Petty traders turn Sani Abacha war memorial to Illegal flea market
Sani Abacha Street is the most direct motor-able road from Eastern Police to PZ but street vendors make it impossible for cars to pass. Drivers bypass Abacha Street for fear of congestion and the possible palaver between them and traders who refuse to move their goods to allow cars the right away. Swit Salone reporter Alpha Kamara was on Sani Abacha street where it is business as usual but petty traders fear eviction.
It was Kissy street before President Kabbah renamed it Sani Abacha Street in gratitude to the former Nigerian dictator who sent over 1500 soldiers to intervene in Sierra Leone’s civil war between 1997-2000. Over the last decade Abacha Street has become a makeshift flea market because although Lebanese, Indian, and Fulani merchants own the stores petty traders selling cheap plastic chinese goods flood the road.
Talk of relocation which was rife during the 2007 election period has since subsided and business continues uninterrupted for traders, young and old, while angry pedestrians and motorists, wobble to push their way through the man-made labyrinth.
Adama Sesay, a chairwoman of a traders association at Abacha, says more than 5000 young people do business on Abacha Street some coming as far away as the provinces to trade on the street during the peak holiday seasons.
“This is the place where most of them get their school fees and feeding,” she says. Even people from the provinces come to town during peak holiday seasons to sell on Abacha.
Sesay says that any attempt to remove the traders will be difficult. “Where can we get an alternative source of income?” she asks.
But traders like Sesay get little empathy from those who feel that selling on the street have become both a nuisance and a health hazard. The traders create heaps of garbage daily turning the center of the city into an eyesore.
“They have no regard for pedestrians,” said James McFoy, a Wellington resident. He adds that besides the traders the street is infested with thieves and wild people.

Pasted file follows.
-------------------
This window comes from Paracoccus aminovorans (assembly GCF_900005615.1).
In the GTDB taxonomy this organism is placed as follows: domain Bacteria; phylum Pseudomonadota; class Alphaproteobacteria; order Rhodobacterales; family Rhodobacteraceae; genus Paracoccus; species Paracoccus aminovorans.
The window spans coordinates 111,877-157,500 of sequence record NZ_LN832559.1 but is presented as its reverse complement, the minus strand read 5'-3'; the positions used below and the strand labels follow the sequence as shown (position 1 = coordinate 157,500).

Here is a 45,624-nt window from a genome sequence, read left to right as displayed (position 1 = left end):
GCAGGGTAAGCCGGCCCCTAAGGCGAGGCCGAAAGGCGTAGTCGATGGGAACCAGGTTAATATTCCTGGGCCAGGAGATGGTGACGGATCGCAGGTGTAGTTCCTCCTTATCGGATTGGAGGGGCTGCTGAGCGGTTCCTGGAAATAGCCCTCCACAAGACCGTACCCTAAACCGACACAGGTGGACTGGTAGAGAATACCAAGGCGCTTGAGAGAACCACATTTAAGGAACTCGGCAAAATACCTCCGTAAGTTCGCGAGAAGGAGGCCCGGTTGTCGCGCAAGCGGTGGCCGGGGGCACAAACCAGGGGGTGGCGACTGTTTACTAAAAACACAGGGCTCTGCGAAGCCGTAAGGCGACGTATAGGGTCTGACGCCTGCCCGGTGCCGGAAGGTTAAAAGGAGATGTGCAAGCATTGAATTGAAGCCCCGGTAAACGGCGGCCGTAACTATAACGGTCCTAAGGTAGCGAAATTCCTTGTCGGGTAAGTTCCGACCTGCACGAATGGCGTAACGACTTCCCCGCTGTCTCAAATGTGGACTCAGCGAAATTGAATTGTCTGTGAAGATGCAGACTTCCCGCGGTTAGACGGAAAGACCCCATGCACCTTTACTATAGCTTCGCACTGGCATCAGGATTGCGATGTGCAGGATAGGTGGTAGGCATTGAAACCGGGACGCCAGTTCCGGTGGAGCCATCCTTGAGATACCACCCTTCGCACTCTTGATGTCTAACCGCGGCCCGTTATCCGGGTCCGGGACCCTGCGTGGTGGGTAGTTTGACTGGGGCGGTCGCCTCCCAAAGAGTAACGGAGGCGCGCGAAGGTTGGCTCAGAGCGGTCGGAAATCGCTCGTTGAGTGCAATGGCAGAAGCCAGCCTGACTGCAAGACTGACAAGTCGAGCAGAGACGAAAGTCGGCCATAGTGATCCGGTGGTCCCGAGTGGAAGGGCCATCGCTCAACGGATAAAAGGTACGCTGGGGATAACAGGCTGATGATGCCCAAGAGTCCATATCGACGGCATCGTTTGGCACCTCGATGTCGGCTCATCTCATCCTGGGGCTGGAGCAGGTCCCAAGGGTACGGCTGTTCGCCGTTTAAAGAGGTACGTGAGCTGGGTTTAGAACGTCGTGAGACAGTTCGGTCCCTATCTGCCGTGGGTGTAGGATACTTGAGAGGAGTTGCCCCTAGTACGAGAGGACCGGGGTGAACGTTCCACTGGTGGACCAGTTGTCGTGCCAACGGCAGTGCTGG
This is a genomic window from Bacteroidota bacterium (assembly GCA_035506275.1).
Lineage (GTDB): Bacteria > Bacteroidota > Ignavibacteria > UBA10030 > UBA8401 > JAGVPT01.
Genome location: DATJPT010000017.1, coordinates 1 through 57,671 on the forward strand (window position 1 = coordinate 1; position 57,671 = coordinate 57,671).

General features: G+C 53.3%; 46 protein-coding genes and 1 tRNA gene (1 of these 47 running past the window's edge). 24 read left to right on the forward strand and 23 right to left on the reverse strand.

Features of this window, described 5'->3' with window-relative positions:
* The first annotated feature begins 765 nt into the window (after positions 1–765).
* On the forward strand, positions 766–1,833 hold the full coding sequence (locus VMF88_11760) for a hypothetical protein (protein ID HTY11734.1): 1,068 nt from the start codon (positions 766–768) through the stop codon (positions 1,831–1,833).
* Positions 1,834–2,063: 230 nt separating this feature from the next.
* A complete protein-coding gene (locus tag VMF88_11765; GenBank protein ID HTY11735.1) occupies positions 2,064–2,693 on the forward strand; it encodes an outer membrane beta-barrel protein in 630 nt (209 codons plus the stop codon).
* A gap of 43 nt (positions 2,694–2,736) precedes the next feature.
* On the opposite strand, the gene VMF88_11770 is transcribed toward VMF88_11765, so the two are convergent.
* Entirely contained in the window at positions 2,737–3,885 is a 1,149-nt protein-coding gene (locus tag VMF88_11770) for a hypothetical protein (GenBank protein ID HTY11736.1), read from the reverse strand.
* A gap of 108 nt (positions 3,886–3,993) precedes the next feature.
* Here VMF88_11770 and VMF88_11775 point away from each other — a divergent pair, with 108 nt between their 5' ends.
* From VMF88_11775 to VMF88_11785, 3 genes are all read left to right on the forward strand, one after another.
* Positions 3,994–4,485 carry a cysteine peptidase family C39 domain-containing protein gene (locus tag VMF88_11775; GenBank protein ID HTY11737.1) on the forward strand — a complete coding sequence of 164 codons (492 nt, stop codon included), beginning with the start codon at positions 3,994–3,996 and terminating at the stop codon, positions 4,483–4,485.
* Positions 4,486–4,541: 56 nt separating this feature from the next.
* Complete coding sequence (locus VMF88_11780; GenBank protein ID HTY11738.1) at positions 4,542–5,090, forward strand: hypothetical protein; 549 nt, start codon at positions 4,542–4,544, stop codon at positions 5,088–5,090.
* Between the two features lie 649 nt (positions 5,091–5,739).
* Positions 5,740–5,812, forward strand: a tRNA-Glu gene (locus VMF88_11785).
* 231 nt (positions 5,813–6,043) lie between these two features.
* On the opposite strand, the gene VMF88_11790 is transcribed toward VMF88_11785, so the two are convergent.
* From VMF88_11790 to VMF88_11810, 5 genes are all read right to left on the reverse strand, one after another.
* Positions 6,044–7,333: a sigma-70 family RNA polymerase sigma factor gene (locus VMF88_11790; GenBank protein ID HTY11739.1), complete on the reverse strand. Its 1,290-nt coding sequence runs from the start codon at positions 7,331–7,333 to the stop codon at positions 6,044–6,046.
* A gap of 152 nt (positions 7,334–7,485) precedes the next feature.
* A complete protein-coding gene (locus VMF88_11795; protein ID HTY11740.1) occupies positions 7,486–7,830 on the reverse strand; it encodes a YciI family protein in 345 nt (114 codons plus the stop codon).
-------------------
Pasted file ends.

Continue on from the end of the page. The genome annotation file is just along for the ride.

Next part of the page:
To maintain order on the streets of Freetown, the City Council institutes measures to control petty trading in the city by demarcating areas as no go places for traders.
Council wardens were trained under the current administration to ensure that people adhere to council laws, but Abacha is always challenge. It is the kind of place where a warden could get pummeled if he dares to aggrieve the wrong trader. Overwhelmed the wardens focus more on traffic management and leave the traders to their own devices.
There are all sorts of people are doing business on Abacha Street. James Koroma, is a part-time teacher and a trader there who believes that petty trading is driven by demand.
“Sierra Leone is not the only place where people sell in the streets. Almost in all countries world over there are places for businesses like Abacha,” he said.
Koroma says that the real reason why traders are selling on the streets is a question of regulation.
“The Sierra Leone Trade Act should be revisited so that we can be protected,” he says.
“We don’t have shops and we are not importers. Our option is to buy and sell, and we do so in the streets,” he says, adding that the number of traders increases daily.
“Some come and stay while others don’t stay long. But we are all here to sell and earn money to take care of ourselves and families,” he said, adding that he cannot indicate an exact figure of the number of people trading along Abacha Street but can boast of having a membership that can shake any political party in the country.
Koroma was still commenting on the issue when a boy dressed in faded jeans and a black T-Shirt was pressed through the crowd by two police officers.
Women trading on the street scream “Thief!” “Thief!” as they try to land blows on the boy despite the officers’ attempt to restrain them.
Smiling as he enjoys the raucous “na so wi day na ya oh na Abacha”, says Koroma.
By Alpha B Koroma in Freetown